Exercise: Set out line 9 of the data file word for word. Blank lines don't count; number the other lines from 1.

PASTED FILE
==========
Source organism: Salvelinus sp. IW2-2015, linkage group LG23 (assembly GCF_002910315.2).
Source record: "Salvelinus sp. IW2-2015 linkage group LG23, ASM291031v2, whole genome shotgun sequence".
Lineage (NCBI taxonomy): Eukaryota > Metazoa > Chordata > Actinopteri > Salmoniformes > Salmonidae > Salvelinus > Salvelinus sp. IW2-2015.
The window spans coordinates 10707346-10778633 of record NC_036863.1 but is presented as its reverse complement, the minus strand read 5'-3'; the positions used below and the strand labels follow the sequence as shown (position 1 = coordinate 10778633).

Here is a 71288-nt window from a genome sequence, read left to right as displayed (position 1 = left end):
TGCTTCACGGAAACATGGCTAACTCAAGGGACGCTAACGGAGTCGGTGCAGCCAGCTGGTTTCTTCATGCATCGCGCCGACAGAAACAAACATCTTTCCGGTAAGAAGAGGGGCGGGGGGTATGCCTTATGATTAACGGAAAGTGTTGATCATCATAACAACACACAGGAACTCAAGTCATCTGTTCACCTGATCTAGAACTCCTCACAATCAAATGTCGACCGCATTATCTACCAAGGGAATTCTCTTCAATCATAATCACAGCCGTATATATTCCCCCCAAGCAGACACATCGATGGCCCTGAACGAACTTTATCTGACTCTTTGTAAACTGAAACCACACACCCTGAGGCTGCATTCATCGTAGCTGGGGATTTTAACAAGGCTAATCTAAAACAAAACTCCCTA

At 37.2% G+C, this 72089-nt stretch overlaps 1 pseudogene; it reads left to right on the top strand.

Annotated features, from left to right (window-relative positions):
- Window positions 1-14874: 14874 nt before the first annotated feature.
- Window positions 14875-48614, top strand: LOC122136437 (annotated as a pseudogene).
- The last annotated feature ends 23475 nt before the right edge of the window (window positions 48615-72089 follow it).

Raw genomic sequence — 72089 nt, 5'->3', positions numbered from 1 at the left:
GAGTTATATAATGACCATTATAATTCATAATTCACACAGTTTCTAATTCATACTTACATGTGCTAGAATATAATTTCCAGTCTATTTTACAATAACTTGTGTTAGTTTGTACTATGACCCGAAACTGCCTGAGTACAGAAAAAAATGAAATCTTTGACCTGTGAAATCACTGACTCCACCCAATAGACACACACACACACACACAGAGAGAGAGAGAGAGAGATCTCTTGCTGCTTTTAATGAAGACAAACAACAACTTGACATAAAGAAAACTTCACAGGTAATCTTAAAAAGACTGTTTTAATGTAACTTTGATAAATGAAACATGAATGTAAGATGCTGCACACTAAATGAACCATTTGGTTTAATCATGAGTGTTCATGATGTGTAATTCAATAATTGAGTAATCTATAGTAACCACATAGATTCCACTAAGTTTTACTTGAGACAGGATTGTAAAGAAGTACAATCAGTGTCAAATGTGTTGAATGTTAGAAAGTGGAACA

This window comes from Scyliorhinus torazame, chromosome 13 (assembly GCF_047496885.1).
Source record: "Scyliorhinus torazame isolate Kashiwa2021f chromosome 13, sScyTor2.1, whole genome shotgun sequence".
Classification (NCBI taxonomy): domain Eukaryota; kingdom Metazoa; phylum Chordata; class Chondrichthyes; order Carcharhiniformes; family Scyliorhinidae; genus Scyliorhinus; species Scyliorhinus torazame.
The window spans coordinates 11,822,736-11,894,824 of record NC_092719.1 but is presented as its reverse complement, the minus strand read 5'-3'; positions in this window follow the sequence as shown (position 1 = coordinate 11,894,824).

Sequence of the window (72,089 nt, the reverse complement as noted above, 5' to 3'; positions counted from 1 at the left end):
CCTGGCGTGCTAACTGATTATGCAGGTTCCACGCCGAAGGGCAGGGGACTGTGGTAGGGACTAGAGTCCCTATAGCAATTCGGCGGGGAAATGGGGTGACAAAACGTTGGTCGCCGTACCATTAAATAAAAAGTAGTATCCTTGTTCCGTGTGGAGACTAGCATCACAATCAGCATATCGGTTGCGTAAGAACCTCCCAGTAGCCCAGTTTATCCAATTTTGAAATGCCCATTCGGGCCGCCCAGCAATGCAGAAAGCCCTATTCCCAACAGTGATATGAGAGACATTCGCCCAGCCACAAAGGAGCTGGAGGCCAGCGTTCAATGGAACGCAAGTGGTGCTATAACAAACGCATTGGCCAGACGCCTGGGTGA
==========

- Window positions 1-14874: 14874 nt before the first annotated feature.